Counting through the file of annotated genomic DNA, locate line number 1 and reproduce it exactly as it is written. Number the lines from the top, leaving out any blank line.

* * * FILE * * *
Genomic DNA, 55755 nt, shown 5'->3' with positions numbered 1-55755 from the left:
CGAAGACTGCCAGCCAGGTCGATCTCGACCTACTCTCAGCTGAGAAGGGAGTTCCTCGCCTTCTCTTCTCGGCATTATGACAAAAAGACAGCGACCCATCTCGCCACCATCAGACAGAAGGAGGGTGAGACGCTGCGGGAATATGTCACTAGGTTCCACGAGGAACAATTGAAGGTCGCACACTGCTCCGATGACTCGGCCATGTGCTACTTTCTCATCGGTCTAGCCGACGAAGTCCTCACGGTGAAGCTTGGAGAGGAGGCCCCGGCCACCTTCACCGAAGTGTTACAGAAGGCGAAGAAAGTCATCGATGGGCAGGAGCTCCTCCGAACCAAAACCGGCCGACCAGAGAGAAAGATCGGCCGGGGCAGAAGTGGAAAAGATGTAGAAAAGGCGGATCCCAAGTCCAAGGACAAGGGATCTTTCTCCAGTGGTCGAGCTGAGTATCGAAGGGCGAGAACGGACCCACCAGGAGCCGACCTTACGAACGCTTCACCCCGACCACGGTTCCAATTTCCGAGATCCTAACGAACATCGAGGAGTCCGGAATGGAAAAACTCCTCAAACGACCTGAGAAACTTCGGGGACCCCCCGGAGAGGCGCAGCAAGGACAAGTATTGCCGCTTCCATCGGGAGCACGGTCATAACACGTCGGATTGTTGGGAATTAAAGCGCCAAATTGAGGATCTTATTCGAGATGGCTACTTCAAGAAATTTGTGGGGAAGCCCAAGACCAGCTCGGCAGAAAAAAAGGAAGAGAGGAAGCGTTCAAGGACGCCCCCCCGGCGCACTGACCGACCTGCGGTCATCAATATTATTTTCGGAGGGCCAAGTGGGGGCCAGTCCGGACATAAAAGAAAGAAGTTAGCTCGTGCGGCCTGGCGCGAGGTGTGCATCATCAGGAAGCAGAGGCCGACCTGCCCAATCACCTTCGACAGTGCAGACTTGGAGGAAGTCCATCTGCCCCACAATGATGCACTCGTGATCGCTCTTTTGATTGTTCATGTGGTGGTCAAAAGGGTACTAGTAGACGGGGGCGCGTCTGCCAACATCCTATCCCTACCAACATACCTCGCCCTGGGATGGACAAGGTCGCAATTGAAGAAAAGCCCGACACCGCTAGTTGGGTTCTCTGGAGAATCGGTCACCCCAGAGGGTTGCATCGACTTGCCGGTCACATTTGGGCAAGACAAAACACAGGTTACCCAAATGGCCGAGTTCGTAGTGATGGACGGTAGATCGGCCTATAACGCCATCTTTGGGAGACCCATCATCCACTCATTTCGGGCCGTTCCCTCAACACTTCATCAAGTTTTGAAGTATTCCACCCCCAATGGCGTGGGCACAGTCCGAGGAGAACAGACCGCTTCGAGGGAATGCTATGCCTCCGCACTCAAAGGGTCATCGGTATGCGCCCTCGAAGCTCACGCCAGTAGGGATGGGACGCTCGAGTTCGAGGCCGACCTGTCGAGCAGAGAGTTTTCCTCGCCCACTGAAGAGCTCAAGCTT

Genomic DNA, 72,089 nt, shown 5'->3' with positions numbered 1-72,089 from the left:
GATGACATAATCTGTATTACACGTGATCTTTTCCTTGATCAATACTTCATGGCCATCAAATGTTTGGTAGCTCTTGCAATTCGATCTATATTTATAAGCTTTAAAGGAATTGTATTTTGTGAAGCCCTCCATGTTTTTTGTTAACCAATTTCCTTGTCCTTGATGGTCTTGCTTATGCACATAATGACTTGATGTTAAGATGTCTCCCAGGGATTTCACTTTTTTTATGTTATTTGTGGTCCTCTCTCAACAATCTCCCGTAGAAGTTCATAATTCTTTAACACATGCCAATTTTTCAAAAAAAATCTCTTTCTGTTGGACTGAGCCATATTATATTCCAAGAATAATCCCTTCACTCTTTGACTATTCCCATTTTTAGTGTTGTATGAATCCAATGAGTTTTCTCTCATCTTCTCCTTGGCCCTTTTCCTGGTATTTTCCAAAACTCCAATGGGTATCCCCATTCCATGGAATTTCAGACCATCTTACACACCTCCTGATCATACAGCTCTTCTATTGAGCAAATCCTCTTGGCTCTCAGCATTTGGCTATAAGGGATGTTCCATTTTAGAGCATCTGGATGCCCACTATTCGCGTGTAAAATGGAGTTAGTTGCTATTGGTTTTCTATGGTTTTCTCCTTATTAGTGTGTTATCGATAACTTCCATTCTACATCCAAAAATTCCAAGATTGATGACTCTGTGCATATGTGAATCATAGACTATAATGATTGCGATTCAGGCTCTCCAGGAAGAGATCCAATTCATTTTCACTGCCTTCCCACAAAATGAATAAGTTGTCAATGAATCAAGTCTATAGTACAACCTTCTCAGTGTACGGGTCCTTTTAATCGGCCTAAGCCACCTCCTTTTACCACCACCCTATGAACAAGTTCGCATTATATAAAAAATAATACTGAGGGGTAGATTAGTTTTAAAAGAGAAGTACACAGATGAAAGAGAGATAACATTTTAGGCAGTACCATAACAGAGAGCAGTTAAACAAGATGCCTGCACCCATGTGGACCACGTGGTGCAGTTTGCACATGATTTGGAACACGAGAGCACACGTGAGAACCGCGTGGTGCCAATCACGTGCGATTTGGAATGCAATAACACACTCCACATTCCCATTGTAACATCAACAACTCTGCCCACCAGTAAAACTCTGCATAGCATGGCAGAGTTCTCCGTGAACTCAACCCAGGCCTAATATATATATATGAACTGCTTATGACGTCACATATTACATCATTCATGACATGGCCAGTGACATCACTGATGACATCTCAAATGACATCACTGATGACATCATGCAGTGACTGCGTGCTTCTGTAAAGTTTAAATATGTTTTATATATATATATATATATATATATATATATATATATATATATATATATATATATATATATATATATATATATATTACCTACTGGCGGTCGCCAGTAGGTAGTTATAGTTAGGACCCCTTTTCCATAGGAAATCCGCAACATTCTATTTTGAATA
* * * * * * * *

Genomic DNA, 55755 nt, shown 5'->3' with positions numbered 1-55755 from the left: